Research Website

https://engineering.purdue.edu/hirl/

Keywords

Virtual Reality, Haptics, Athletics, Leap Motion, Google VR, Actuator, Simulation.

Presentation Type

Poster

Research Abstract

Virtual Reality (VR) has been around for more than fifty years but the technology hasn’t reached practical usability until very recently. With the current head-mounted display (HMD) technology and an abundance of investment in VR startups, we have finally reached at the point where it is possible to simulate complex virtual environments that feel immersive. A major problem with virtual reality is that everything looks real but you can not touch and feel virtual objects. We are focusing on developing a device that will allow users to feel what they touch in VR. We developed a hand-held interface and an android app as a test environment. Commercially-available solutions such as the leap motion developer’s kit were used to track the position of a user’s hand. The actual touch sensation was delivered by a broad-band actuator. Informal testing suggests that being able to feel a virtual object, such as a virtual football, in the hands can enhance user immersion, enjoyment and performance in VR. Future work will improve hand tracking accuracy and range of touch sensations for a more realistic user experience.

Session Track

Sensing and Control

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COinS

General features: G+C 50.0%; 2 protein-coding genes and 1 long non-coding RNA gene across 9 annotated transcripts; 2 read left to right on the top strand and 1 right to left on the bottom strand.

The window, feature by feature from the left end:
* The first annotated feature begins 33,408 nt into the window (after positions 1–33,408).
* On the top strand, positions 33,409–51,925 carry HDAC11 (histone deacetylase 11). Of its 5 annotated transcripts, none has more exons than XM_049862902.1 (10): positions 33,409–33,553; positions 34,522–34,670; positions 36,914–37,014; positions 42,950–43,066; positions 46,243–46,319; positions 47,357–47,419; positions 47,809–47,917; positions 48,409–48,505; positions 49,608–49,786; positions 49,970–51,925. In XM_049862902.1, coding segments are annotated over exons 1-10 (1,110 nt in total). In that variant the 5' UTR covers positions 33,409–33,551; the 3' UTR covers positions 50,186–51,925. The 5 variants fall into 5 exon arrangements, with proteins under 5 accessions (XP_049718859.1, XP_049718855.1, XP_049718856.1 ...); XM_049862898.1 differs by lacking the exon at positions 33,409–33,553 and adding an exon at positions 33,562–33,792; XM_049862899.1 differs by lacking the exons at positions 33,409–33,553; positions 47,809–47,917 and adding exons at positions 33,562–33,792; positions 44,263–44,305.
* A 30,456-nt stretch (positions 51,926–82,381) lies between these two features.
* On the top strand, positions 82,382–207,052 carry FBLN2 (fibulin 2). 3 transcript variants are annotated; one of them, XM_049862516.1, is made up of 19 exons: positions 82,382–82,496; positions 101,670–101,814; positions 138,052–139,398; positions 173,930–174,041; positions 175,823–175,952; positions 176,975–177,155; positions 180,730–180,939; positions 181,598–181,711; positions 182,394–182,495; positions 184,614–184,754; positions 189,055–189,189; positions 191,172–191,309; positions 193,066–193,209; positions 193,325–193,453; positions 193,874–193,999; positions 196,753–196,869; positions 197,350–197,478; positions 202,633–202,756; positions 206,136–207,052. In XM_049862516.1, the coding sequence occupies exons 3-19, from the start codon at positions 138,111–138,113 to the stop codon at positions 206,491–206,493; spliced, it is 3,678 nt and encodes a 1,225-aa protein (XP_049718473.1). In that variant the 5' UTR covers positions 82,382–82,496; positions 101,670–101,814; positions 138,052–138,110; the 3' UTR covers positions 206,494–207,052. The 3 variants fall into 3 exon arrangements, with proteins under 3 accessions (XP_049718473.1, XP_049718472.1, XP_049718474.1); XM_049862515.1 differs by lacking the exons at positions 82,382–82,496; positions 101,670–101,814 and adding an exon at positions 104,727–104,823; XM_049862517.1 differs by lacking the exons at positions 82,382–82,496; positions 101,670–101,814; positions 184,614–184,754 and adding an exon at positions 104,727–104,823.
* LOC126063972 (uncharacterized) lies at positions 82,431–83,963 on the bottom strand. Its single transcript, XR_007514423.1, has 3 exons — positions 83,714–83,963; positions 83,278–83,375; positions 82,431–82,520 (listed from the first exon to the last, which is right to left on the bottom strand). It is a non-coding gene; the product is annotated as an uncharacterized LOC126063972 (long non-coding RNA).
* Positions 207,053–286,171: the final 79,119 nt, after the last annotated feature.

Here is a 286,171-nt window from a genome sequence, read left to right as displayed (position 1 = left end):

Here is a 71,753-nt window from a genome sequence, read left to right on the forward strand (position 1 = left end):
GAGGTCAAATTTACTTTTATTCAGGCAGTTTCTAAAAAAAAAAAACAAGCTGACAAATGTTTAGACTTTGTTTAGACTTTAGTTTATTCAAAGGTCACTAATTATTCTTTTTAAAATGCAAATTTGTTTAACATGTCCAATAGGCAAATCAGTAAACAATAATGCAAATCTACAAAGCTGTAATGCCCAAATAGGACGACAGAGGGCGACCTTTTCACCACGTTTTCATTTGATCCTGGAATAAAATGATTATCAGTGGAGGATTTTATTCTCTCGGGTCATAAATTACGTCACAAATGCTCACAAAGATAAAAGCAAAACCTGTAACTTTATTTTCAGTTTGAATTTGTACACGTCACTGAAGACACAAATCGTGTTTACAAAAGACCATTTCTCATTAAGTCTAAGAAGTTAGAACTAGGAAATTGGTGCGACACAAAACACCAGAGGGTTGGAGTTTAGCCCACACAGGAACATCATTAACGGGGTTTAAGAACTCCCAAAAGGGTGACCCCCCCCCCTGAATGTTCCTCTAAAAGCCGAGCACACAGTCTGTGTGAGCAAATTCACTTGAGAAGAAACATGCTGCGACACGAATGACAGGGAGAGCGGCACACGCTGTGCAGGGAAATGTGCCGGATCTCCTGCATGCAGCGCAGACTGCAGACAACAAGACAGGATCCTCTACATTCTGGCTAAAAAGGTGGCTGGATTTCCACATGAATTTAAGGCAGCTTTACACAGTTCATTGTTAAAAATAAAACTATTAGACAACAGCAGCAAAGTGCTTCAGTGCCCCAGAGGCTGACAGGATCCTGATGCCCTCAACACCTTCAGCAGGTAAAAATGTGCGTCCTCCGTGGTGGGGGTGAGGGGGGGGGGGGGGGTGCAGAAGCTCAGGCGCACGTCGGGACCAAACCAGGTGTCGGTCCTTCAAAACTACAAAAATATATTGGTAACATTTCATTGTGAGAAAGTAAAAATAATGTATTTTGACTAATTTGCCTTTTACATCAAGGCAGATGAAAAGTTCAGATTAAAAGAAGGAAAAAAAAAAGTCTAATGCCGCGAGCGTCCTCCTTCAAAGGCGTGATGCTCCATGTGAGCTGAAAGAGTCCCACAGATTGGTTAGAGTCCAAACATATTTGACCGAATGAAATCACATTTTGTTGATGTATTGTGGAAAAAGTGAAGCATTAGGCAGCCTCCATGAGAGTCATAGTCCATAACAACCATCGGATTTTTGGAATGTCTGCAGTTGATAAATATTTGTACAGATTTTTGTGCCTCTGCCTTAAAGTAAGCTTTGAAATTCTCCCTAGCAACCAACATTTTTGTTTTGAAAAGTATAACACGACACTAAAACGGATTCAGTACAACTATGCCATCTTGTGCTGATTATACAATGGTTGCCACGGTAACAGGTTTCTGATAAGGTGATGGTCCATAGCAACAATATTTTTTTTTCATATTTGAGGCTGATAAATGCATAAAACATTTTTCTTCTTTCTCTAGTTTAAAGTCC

Aug 4th, 12:00 AM

Exploring How Haptics Contributes to Immersion in Virtual Reality

Virtual Reality (VR) has been around for more than fifty years but the technology hasn’t reached practical usability until very recently. With the current head-mounted display (HMD) technology and an abundance of investment in VR startups, we have finally reached at the point where it is possible to simulate complex virtual environments that feel immersive. A major problem with virtual reality is that everything looks real but you can not touch and feel virtual objects. We are focusing on developing a device that will allow users to feel what they touch in VR. We developed a hand-held interface and an android app as a test environment. Commercially-available solutions such as the leap motion developer’s kit were used to track the position of a user’s hand. The actual touch sensation was delivered by a broad-band actuator. Informal testing suggests that being able to feel a virtual object, such as a virtual football, in the hands can enhance user immersion, enjoyment and performance in VR. Future work will improve hand tracking accuracy and range of touch sensations for a more realistic user experience.

http://docs.lib.purdue.edu/surf/2016/presentations/64